Engaging the private sector in public-private partnerships in commodity value chains through corporate communication

University essay from Uppsala universitet/Institutionen för geovetenskaper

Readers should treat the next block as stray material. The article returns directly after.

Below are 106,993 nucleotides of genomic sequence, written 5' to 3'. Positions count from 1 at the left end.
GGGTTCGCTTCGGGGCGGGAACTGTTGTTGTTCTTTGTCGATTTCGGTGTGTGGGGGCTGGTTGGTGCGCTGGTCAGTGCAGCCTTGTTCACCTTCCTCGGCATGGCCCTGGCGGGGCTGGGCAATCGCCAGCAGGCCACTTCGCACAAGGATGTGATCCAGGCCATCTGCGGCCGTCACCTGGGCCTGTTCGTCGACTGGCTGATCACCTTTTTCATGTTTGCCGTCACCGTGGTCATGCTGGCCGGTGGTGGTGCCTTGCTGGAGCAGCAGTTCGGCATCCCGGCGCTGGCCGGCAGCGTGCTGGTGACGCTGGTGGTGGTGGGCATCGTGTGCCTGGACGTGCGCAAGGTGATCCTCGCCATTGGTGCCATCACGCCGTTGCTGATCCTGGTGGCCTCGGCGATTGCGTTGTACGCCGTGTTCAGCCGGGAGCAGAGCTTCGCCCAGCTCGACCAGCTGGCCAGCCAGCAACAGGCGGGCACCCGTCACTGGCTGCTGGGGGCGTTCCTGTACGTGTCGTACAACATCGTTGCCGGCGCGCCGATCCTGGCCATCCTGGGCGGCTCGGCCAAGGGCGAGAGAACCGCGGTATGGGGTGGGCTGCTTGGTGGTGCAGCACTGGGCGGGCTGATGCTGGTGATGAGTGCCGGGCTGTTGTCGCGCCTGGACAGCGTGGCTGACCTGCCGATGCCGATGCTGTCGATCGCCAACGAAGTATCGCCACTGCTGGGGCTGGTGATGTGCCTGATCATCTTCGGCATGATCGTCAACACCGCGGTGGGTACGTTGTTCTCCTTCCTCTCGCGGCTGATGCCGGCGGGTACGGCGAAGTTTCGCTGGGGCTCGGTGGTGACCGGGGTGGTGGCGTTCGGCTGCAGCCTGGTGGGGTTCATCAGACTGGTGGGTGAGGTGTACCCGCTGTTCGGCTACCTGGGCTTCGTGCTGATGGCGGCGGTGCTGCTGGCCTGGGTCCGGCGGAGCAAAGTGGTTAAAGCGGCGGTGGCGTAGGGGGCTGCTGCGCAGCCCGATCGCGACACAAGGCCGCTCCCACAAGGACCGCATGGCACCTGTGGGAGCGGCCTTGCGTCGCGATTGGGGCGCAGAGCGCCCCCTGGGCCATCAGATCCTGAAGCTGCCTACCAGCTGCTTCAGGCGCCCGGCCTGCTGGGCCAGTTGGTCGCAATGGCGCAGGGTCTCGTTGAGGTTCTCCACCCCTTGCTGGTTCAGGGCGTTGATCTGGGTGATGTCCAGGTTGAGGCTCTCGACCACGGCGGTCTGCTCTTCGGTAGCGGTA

Abstract: Over the past decades the traditional development agenda of a donor-beneficiary model has been replaced by one builton partnerships with mutual benefits. In recent years the paradigms of ‘aid effectiveness’ and ‘developmenteffectiveness’, characterized by a set of new and emerging actors that play an important role in development and arenewed focus on economic growth, have emerged. One of the actors that is becoming more important is the privatesector, as they increasingly have the opportunity to take on a new profound role as development driver. While there hasbeen a trend of decreasing government spending for development aid, the private sector has considerable financial assetsat their disposal. However, the financial contribution of the private sector in sectors related to the SustainableDevelopment Goals remains low. Public-private partnerships are seen as a way that can attract the private sector indoing investments in sustainable development. Especially for global agri-food chains, partnerships have the ambitionto bring about sustainable change. In order to attract the private sector in such collaborations, an understanding of theirinformation needs regarding public-private partnerships and sustainability is necessary. The focus of this research wasto explain those information needs. As part of a case study research, interviews with the private sector were conducted.To gain additional insights, web testing tasks were conducted with the same interviewees. It is found that p the two mainreasons to join in a partnership for the private partners of this case study are because it is a platform for collaborationand knowledge exchange. Understanding these motivations helps to articulate a message that is seen as valuable. Next,with regard to sustainability interests, these mainly fall under the three pillars of sustainability – economic,environmental, social – but it was also found that the companies can use information on traceability and connectingtheir work to the Sustainable Development Goals as ways to communicate about their sustainability efforts. Relatingthis to the findings on information needs and how to communicate about such topics, the main findings suggest that theinformation should be concrete, result-oriented and proof of impact. In general, the information needs of the privatesector all to less or more extent have to do with continuation of the business, while also interest is shown for makingsustainability a viable business case and being a thought leader on sustainability topics. These findings are parallel tothe dominant paradigms of development effectiveness and aid effectiveness that continue to shape the agenda ondevelopment collaboration.

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